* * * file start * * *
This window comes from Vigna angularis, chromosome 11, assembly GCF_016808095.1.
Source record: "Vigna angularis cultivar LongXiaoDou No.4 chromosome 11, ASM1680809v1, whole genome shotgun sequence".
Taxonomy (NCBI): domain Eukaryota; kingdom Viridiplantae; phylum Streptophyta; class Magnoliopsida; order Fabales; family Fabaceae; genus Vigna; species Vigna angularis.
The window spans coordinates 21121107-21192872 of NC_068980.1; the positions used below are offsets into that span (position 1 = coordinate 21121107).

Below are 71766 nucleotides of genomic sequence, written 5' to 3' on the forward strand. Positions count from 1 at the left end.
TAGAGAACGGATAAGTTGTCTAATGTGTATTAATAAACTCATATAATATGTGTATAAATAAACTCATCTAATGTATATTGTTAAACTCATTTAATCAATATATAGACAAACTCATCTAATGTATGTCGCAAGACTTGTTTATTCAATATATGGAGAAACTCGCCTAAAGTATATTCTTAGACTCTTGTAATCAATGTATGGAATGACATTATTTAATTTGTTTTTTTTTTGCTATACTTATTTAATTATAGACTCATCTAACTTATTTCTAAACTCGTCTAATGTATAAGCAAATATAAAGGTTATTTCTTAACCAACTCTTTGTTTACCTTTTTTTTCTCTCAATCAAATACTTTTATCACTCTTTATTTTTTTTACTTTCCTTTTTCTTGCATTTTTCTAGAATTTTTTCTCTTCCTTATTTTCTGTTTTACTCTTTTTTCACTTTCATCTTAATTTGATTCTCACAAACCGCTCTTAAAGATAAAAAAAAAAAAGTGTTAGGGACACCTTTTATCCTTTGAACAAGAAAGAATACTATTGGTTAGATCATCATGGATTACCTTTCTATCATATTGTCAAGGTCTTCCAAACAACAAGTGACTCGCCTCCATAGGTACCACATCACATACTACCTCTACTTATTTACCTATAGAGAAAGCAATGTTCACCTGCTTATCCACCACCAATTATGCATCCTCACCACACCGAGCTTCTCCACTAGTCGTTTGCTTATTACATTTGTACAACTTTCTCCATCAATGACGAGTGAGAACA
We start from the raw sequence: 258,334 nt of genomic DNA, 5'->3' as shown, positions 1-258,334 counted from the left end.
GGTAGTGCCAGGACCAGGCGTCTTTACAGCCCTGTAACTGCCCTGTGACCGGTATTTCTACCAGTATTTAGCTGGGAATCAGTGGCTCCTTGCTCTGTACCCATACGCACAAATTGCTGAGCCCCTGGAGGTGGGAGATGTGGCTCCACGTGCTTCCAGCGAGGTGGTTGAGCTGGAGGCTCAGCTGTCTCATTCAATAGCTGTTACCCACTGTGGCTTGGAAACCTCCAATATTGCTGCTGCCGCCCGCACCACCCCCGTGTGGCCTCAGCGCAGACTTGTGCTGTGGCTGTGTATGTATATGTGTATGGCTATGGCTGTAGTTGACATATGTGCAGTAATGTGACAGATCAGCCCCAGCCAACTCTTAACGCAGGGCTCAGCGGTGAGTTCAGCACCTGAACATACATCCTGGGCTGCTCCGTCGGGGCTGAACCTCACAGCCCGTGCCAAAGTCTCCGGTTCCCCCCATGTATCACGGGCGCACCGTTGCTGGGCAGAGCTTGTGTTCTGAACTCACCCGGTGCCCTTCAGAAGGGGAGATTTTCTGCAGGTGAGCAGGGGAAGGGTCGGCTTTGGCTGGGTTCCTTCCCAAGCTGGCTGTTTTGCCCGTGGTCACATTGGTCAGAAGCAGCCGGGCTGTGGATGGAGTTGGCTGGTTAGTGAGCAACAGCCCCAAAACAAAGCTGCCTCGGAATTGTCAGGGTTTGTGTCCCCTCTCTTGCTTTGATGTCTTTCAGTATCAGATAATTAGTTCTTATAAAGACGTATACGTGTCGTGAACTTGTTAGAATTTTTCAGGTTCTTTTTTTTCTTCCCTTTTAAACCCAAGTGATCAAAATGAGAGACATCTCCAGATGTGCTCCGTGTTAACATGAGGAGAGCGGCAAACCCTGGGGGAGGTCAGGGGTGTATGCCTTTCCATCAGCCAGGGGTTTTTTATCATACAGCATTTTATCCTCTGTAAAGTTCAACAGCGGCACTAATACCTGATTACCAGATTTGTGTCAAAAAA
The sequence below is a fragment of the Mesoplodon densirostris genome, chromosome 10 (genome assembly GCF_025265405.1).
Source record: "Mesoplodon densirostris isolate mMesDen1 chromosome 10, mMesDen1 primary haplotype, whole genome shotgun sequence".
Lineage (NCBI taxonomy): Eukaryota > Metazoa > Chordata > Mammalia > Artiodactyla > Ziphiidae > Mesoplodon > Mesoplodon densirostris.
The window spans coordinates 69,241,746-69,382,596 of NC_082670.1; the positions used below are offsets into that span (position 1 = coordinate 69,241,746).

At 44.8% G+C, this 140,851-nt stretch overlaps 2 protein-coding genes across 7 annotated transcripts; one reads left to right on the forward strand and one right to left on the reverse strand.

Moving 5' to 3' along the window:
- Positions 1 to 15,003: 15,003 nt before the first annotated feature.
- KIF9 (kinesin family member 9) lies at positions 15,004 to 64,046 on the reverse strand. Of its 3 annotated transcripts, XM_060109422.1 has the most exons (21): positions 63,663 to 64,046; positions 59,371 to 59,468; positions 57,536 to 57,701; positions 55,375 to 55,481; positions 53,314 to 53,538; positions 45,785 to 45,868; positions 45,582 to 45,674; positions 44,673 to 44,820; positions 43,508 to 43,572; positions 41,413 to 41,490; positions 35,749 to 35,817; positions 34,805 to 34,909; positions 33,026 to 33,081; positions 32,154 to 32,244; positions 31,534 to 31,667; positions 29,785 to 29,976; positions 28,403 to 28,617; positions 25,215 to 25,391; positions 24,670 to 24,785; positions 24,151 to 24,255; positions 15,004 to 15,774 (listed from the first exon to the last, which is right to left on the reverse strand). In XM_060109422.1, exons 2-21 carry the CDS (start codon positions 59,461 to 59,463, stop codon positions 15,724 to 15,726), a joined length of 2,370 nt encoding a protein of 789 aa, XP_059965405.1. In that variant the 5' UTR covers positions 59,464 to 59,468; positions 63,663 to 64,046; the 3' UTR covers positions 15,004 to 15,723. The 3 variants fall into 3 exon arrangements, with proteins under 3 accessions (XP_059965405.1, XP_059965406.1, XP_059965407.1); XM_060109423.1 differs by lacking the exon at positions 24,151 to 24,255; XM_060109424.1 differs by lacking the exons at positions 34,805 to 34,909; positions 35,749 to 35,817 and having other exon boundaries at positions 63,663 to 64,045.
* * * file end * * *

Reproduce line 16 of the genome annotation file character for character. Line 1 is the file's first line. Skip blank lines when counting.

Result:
- KIF9 (kinesin family member 9) lies at positions 15,004 to 64,046 on the reverse strand. Of its 3 annotated transcripts, XM_060109422.1 has the most exons (21): positions 63,663 to 64,046; positions 59,371 to 59,468; positions 57,536 to 57,701; positions 55,375 to 55,481; positions 53,314 to 53,538; positions 45,785 to 45,868; positions 45,582 to 45,674; positions 44,673 to 44,820; positions 43,508 to 43,572; positions 41,413 to 41,490; positions 35,749 to 35,817; positions 34,805 to 34,909; positions 33,026 to 33,081; positions 32,154 to 32,244; positions 31,534 to 31,667; positions 29,785 to 29,976; positions 28,403 to 28,617; positions 25,215 to 25,391; positions 24,670 to 24,785; positions 24,151 to 24,255; positions 15,004 to 15,774 (listed from the first exon to the last, which is right to left on the reverse strand). In XM_060109422.1, exons 2-21 carry the CDS (start codon positions 59,461 to 59,463, stop codon positions 15,724 to 15,726), a joined length of 2,370 nt encoding a protein of 789 aa, XP_059965405.1. In that variant the 5' UTR covers positions 59,464 to 59,468; positions 63,663 to 64,046; the 3' UTR covers positions 15,004 to 15,723. The 3 variants fall into 3 exon arrangements, with proteins under 3 accessions (XP_059965405.1, XP_059965406.1, XP_059965407.1); XM_060109423.1 differs by lacking the exon at positions 24,151 to 24,255; XM_060109424.1 differs by lacking the exons at positions 34,805 to 34,909; positions 35,749 to 35,817 and having other exon boundaries at positions 63,663 to 64,045.